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20 Nov. 2009 | Comments (0)

Those of you who attended the Financial Executive International’s 28th annual Conference on Current Financial Reporting Issues (CFRI) in New York City on Monday and Tuesday got a glimpse of what is holding up clear guidance on accounting standards for financial instruments and fair value measurement. Those of you who didn’t have the opportunity to make it to the Marriott Marquis, you may want to read on. It was evident during Monday’s Financial Accounting Standards Board/International Accounting Standards Board  update (featuring Robert Herz, FASB chair, Patrick Finnegan, IASB board member, Russell Golden, FASB technical director) that there is a lot more to do. That’s despite some recent actions by the IASB as well as a joint meeting between the two standard setters. It has been more than a year after the height of the financial crisis triggered by mortgage-backed securities brought down banks worldwide causing governmental bailouts, and yet still there is no clear guidance on fair value measurement of financial instruments. While the FASB and IASB are being asked to come up with such guidance in a timely manner, the two standard setters are still trying to reconcile the many differences between existing standards. It’s the rules-based standards of FASB vs. the principles-based standards of the IASB. At the same time, a new Securities and Exchange Commission (SEC) is thinking about next steps for adopting International Financial Reporting Standards (IFRS). So it should be no surprise that both boards don’t expect to have final standards on both financial instruments and fair value measurement until late 2010. “[SEC Chair] Mary Schapiro said, ‘I’m new, I’m not bound by the past SEC’s IFRS Roadmap,’” FASB Chair Robert Herz said at Monday’s CIFRA session. “Unfortunately, that was misinterpreted by some as pouring cold water on the whole thing. Both she and Jim Kroeker [SEC deputy chief accountant] say they are going to make clear by the end of the fall where they are going with IFRS. So I would expect an answer by 9 a.m. on Dec. 21.” Regarding financial instruments (specifically mortgage- and asset-backed securities, collateralized debt obligations and derivatives), the IASB jumped ahead of the FASB by announcing Nov. 12 (read press release) it has approved a new standard, IFRS 9 Financial Instruments. Mandatory adoption of the standard would take effect Jan. 1, 2013, although early adoption is permitted for the 2009 year-end financial statements. The FASB expects to produce an exposure draft that addresses the classification and measurement, impairment technology and hedge accounting financial reporting requirements by the first quarter of 2010. Both boards plan to publish final standards by the fourth quarter of 2010. In a joint statement Nov. 5 on their original memorandum of understanding, both boards wrote that they were “concerned that the difference in timetables is creating a risk that they will develop different requirements for some financial instruments. Such an outcome is inconsistent with the goal of providing investors with information that is both of high quality and comparable irrespective of whether the entity reporting is applying IFRS or US GAAP.” On fair value, while the FASB has been looking to update FAS 157 Fair Value Measurements, the IASB published its first exposure draft on an IFRS for fair value measurement in May. In October 2009, both boards agreed in a joint meeting that their objective to ensure fair value has the same meaning in US GAAP and IFRS. “We agreed to come together on hedging,” Russell Golden, FASB technical director, said at Monday’s session. “We are creating a joint operational panel in the next two weeks. …We plan to reconcile FAS 157 to IASB guidance.” The IASB will continue to hold roundtables on fair value measurement in Asia, Europe and North America in conjunction with FASB, IASB plans to publish its final standard on fair value measurement and FASB will make amendments, if any, to US GAAP. When all is said and done, urgent guidance action by the world’s two most influential accounting standard setters would have taken nearly two years to produce. In the meantime, what are all the public companies affected by such financial instruments to do. To learn more about the specifics of FAS 157 and IFRS 9 by going to the FASB and IASB websites. To check more about CIFRA, go to the FEI blog.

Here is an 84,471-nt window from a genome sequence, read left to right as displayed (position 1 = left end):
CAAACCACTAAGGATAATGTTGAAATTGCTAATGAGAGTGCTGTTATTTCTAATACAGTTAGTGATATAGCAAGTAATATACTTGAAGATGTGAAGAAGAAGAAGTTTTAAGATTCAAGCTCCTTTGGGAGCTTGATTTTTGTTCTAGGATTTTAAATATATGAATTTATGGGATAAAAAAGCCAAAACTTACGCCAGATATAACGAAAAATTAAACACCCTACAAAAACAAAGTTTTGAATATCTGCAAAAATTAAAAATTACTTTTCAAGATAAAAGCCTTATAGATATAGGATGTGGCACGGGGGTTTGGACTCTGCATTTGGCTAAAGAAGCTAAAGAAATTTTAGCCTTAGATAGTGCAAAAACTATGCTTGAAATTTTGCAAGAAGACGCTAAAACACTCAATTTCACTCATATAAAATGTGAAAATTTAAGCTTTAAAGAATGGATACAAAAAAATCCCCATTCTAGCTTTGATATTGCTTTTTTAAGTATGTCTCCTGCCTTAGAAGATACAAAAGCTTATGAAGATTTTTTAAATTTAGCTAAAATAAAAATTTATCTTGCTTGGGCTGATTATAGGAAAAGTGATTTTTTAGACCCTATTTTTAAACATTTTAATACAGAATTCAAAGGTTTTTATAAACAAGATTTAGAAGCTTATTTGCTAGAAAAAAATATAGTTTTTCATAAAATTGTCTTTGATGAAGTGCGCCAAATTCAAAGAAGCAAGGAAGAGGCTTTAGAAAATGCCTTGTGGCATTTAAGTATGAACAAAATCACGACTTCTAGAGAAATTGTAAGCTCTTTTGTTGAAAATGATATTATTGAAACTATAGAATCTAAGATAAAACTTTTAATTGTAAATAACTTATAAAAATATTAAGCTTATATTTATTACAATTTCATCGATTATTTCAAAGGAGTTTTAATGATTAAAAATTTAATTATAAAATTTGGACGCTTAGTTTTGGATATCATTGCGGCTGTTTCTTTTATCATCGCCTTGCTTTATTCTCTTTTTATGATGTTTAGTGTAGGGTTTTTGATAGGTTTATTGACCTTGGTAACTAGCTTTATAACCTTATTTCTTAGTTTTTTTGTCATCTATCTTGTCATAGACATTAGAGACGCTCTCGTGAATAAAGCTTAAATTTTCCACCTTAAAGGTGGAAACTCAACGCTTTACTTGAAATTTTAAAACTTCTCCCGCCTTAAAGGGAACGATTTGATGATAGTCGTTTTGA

• About the Author:Gary Larkin

    Gary Larkin

    Gary Larkin is a research associate in the corporate leadership department at The Conference Board in New York. His research focuses on corporate governance, including succession planning, board compo…

    Full Bio | More from Gary Larkin


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